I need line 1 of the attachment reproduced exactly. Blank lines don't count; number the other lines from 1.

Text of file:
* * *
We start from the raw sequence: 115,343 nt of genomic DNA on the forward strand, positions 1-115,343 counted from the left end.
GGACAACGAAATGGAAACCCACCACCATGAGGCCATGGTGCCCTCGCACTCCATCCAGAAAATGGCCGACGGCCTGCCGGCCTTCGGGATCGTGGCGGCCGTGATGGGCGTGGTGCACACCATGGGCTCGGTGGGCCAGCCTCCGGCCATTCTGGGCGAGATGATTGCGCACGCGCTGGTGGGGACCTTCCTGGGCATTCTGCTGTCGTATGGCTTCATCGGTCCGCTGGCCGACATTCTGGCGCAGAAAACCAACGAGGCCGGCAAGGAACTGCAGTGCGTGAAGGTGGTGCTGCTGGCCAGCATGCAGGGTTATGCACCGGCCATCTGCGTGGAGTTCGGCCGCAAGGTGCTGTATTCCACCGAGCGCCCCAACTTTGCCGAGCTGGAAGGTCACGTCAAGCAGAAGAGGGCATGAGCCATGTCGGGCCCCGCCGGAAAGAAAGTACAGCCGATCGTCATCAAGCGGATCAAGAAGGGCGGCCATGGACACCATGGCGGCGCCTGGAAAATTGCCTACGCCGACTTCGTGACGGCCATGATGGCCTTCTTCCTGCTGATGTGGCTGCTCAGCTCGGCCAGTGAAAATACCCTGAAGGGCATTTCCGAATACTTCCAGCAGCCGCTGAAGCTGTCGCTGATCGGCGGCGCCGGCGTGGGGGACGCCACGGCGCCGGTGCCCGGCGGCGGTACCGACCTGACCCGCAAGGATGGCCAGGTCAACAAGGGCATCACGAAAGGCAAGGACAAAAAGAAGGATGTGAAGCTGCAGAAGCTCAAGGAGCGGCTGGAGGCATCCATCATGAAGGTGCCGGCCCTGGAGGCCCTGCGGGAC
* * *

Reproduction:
We start from the raw sequence: 115,343 nt of genomic DNA on the forward strand, positions 1-115,343 counted from the left end.